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South Uist, Howmore

Township (Period Unassigned)

Site Name South Uist, Howmore

Classification Township (Period Unassigned)

Alternative Name(s) South Uist, Tobha Mor

Canmore ID 126119

Site Number NF73NE 30

NGR NF 758 363

NGR Description centred on NF 758 363

Datum OSGB36 - NGR

Permalink http://canmore.org.uk/site/126119

Ordnance Survey licence number 100057073. All rights reserved.
Canmore Disclaimer. © Copyright and database right 2018.

Digital Images

Administrative Areas

  • Council Western Isles
  • Parish South Uist
  • Former Region Western Isles Islands Area
  • Former District Western Isles
  • Former County Inverness-shire

Archaeology Notes

NF73NE 30 centred on 758 363

A township comprising thirty-four roofed, two partially roofed and three unroofed buildings is depicted on the 1st edition of the OS 6-inch map (Inverness-shire, Hebrides, South Uist 1881, sheet l). Sixteen roofed, one partially roofed and eleven unroofed buildings are shown on the current edition of the OS 1:10000 map (1972).

Information from RCAHMS (SAH) 14 May 1997

NF 75861 36365 For two weeks in March 2006, I undertook an archaeological evaluation in advance of a proposed housing development at Howmore, South Uist, less than 50m to the SE of the sSheduled ancient monuments at Teampull Moire. The evaluation opened up seven small trenches (2 x 3m and 4 x 4m) on the top of a raised mound measuring 25 x 25m and lying within boggy surroundings. The mound was surrounded by a partially buried drystone revetting wall. There were also three ruined drystone buildings around the periphery of the mound. These were known locally to have been used for housing livestock at certain times of the year.

The evaluation revealed that the mound was natural in origin. Most trenches were archaeologically sterile with the exception of two on the very top of the mound where three roughly circular areas of rounded stone cobbles were placed to form levelled surfaces, each measuring approximately 1.5 x 1.5m where revealed in the trench. In addition there were two small stone arcs or semi-circles, and two short stone rows measuring less than 0.6m in length. All of these features were below the shallow topsoil and resting on subsoil that was interspersed with fragments of 20th-century willow pattern earthenware (including underneath the stones).

When asked to come and look at the site, the local landowner Donald Macneill recalled the use of this site as a hay yard. It became apparent that the revetting wall was constructed to keep animals out rather than in. The top of the mound was used periodically for the keeping of both hayricks and corn stacks. The levelled cobbled surfaces were laid in order to keep corn dry for feeding livestock, to prevent any rotting from below. The other stone features related to the traditional practice of raising hayricks, where a linear stone (sometimes wood) setting was used as a base for the ricks, again to prevent rotting, and the circular setting acted as a sort of central 'chimney' to allow air to circulate at the centre of the structure, therefore keeping it dry from the inside.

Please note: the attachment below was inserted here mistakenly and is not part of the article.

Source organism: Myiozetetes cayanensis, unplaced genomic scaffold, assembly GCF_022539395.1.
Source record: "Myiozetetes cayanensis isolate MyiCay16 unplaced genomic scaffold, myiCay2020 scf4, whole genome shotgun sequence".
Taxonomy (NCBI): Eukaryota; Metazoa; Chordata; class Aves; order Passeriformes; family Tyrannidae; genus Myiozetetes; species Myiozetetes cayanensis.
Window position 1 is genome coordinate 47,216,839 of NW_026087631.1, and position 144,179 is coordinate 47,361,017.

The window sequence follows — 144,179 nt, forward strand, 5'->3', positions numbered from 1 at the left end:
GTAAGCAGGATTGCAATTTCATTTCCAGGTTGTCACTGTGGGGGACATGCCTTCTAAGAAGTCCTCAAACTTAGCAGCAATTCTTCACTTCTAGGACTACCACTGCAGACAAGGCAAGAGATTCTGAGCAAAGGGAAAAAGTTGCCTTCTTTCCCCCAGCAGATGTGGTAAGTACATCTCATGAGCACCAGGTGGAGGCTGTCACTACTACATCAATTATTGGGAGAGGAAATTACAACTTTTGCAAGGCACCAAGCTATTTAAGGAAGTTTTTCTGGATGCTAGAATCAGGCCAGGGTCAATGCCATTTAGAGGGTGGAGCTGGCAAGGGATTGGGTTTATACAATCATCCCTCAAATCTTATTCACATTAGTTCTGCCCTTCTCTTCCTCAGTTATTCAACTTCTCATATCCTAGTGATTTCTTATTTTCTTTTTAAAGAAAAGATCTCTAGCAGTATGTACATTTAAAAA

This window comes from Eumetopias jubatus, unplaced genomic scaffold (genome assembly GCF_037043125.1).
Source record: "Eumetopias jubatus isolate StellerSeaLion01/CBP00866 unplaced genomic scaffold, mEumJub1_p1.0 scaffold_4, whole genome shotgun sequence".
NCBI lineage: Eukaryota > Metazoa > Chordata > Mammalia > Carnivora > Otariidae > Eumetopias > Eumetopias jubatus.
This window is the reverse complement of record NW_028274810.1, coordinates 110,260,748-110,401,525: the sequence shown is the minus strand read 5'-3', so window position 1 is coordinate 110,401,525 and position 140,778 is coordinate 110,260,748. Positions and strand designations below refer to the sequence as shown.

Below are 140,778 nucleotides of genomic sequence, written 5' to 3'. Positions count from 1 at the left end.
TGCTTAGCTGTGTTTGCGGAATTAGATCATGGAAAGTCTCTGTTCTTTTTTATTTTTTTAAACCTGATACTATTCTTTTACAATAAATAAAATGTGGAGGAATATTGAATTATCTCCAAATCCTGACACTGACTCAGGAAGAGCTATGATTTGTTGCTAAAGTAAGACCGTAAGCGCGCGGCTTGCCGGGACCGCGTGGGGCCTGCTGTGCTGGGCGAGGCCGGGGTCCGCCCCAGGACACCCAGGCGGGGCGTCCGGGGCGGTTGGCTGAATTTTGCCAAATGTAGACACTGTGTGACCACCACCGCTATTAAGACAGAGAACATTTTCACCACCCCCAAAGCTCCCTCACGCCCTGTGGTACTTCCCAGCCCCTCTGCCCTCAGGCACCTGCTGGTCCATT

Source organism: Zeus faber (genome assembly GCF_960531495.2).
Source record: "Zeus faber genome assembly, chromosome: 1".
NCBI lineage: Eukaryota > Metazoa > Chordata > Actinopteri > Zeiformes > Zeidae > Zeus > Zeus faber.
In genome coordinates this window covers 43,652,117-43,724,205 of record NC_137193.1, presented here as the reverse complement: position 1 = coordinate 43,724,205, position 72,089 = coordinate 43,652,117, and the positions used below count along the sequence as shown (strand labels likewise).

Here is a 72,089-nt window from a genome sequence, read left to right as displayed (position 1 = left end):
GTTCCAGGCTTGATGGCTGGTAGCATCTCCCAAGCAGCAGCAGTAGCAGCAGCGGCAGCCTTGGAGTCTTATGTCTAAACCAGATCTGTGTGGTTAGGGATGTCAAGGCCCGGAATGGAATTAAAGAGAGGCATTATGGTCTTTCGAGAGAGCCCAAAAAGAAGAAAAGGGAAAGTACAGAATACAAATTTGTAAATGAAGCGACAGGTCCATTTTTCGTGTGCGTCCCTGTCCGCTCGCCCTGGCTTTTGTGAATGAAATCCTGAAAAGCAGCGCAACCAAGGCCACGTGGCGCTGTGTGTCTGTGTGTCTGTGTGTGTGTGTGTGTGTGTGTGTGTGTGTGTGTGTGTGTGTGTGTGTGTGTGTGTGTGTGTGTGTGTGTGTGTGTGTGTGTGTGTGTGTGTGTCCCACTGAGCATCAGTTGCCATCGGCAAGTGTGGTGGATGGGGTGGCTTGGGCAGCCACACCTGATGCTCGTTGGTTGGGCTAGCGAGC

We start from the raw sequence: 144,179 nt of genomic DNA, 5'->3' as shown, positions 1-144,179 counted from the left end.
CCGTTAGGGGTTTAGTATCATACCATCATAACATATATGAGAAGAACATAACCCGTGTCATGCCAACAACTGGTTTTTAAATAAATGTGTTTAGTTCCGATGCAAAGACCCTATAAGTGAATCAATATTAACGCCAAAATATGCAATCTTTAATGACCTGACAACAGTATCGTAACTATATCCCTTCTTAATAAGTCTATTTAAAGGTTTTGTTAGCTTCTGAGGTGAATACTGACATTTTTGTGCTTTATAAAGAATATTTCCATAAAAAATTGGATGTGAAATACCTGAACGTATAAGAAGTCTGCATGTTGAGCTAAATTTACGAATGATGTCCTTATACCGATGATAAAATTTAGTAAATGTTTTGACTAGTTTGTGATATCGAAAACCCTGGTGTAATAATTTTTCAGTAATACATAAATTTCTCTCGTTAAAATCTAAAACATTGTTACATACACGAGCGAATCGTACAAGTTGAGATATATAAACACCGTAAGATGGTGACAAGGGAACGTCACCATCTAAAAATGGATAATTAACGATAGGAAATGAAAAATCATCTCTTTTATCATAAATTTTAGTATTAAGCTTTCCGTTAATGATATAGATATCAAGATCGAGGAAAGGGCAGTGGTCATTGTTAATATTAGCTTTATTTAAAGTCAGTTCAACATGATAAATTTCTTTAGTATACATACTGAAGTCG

Copy to be deposited in the NMRS.

Sponsors: Mr Thomas Fisher and Mrs Julie Lewis.

Helen Bradley, 2006.

Activities

Archaeological Evaluation (March 2006)

NF 75861 36365 For two weeks in March 2006, I undertook an archaeological evaluation in advance of a proposed housing development at Howmore, South Uist, less than 50m to the SE of the sSheduled ancient monuments at Teampull Moire. The evaluation opened up seven small trenches (2 x 3m and 4 x 4m) on the top of a raised mound measuring 25 x 25m and lying within boggy surroundings. The mound was surrounded by a partially buried drystone revetting wall. There were also three ruined drystone buildings around the periphery of the mound. These were known locally to have been used for housing livestock at certain times of the year.

The evaluation revealed that the mound was natural in origin. Most trenches were archaeologically sterile with the exception of two on the very top of the mound where three roughly circular areas of rounded stone cobbles were placed to form levelled surfaces, each measuring approximately 1.5 x 1.5m where revealed in the trench. In addition there were two small stone arcs or semi-circles, and two short stone rows measuring less than 0.6m in length. All of these features were below the shallow topsoil and resting on subsoil that was interspersed with fragments of 20th-century willow pattern earthenware (including underneath the stones).

When asked to come and look at the site, the local landowner Donald Macneill recalled the use of this site as a hay yard. It became apparent that the revetting wall was constructed to keep animals out rather than in. The top of the mound was used periodically for the keeping of both hayricks and corn stacks. The levelled cobbled surfaces were laid in order to keep corn dry for feeding livestock, to prevent any rotting from below. The other stone features related to the traditional practice of raising hayricks, where a linear stone (sometimes wood) setting was used as a base for the ricks, again to prevent rotting, and the circular setting acted as a sort of central 'chimney' to allow air to circulate at the centre of the structure, therefore keeping it dry from the inside.

Copy to be deposited in the NMRS.

Sponsors: Mr Thomas Fisher and Mrs Julie Lewis.

H Bradley 2006

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